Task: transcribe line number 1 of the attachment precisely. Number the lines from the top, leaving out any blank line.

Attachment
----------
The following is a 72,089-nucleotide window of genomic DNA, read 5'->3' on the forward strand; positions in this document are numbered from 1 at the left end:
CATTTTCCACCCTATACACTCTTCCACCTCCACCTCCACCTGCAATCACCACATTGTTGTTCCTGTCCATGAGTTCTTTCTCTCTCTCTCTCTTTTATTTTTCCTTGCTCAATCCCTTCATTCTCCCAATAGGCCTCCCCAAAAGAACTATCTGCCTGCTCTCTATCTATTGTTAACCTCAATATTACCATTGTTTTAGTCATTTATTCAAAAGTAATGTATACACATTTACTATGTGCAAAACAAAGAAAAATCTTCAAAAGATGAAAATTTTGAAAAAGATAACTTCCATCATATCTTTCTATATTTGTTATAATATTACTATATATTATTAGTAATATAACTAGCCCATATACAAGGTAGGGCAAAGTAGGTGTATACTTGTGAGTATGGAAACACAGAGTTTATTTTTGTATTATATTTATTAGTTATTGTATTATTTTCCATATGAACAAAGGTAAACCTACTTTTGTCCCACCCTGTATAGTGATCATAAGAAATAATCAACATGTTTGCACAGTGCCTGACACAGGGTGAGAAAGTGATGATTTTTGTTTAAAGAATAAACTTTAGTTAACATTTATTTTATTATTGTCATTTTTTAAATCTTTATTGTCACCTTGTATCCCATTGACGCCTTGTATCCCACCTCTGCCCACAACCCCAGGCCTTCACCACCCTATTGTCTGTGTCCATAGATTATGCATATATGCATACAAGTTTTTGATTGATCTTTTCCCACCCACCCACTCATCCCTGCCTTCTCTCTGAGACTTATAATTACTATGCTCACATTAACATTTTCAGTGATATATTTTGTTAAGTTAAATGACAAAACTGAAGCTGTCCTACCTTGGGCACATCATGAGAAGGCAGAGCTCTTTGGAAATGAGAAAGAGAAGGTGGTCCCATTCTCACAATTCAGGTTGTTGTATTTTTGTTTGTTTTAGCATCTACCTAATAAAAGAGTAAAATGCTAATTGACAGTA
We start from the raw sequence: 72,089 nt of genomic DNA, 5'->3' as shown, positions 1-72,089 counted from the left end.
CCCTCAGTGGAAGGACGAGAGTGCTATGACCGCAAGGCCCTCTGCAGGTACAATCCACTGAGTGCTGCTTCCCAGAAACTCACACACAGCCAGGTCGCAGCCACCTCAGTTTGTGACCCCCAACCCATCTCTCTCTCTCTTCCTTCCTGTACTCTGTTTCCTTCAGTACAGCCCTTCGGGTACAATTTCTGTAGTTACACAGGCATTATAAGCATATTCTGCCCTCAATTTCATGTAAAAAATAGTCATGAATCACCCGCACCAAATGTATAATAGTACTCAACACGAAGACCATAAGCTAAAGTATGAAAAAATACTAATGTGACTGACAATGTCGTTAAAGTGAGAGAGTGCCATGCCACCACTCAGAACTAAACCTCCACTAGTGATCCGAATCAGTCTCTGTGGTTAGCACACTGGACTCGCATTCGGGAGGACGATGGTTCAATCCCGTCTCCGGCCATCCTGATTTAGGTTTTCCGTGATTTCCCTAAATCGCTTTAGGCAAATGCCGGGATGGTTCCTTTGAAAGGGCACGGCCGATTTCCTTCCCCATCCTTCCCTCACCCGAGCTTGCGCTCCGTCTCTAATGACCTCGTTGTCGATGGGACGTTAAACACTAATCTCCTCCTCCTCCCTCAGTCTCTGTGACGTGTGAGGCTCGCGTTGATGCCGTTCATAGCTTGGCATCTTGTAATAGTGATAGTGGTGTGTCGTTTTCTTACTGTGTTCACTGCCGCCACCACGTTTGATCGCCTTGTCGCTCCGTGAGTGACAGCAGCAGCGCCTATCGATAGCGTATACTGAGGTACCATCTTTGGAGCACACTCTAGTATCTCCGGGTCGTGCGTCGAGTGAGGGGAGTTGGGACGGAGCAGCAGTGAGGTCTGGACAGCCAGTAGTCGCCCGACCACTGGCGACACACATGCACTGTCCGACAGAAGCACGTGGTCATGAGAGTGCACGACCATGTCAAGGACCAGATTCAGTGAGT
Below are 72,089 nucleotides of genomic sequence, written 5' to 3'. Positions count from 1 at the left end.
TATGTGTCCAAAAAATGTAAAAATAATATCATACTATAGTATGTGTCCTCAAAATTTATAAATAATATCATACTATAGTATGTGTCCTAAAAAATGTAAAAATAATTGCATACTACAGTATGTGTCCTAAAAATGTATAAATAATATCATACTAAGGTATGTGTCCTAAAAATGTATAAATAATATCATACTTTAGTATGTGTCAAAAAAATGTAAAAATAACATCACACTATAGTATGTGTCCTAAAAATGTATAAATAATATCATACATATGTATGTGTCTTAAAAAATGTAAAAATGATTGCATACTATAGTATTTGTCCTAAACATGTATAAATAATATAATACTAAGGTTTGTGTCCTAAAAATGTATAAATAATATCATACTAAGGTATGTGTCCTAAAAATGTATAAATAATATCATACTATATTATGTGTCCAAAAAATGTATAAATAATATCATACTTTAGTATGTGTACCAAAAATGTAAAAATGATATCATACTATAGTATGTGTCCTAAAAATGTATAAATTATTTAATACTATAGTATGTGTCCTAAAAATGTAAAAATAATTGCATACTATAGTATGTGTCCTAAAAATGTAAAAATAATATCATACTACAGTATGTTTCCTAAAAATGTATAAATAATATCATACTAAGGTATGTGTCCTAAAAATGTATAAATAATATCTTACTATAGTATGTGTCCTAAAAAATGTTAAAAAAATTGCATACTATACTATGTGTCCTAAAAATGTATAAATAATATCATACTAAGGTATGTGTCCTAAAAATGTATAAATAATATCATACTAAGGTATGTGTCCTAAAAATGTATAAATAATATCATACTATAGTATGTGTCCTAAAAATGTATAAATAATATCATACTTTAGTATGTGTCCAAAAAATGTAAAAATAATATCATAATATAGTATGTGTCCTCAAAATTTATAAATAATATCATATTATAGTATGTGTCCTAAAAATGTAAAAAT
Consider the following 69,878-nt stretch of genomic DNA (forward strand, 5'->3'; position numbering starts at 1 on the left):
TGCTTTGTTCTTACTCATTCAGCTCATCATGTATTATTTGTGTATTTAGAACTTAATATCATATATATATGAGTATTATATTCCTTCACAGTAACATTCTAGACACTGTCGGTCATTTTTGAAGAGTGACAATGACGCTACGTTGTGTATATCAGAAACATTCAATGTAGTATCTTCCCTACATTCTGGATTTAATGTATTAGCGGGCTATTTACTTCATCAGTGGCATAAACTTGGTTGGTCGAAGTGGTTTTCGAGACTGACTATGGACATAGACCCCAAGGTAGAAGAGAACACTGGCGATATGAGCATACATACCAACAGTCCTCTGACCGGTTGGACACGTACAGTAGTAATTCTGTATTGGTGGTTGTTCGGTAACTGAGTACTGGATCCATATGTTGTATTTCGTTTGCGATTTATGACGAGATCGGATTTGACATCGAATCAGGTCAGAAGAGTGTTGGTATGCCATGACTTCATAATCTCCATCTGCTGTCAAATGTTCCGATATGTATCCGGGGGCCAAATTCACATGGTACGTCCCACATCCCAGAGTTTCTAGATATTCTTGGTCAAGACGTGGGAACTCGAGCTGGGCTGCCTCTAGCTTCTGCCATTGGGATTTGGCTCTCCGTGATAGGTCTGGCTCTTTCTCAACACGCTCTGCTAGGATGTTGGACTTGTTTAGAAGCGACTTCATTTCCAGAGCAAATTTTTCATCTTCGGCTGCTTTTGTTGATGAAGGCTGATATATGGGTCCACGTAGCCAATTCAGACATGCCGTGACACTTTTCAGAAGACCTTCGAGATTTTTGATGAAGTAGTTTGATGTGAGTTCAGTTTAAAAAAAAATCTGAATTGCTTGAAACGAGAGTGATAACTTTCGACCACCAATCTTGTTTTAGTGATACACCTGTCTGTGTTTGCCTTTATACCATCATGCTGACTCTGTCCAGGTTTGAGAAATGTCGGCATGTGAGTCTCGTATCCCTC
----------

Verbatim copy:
The following is a 72,089-nucleotide window of genomic DNA, read 5'->3' on the forward strand; positions in this document are numbered from 1 at the left end: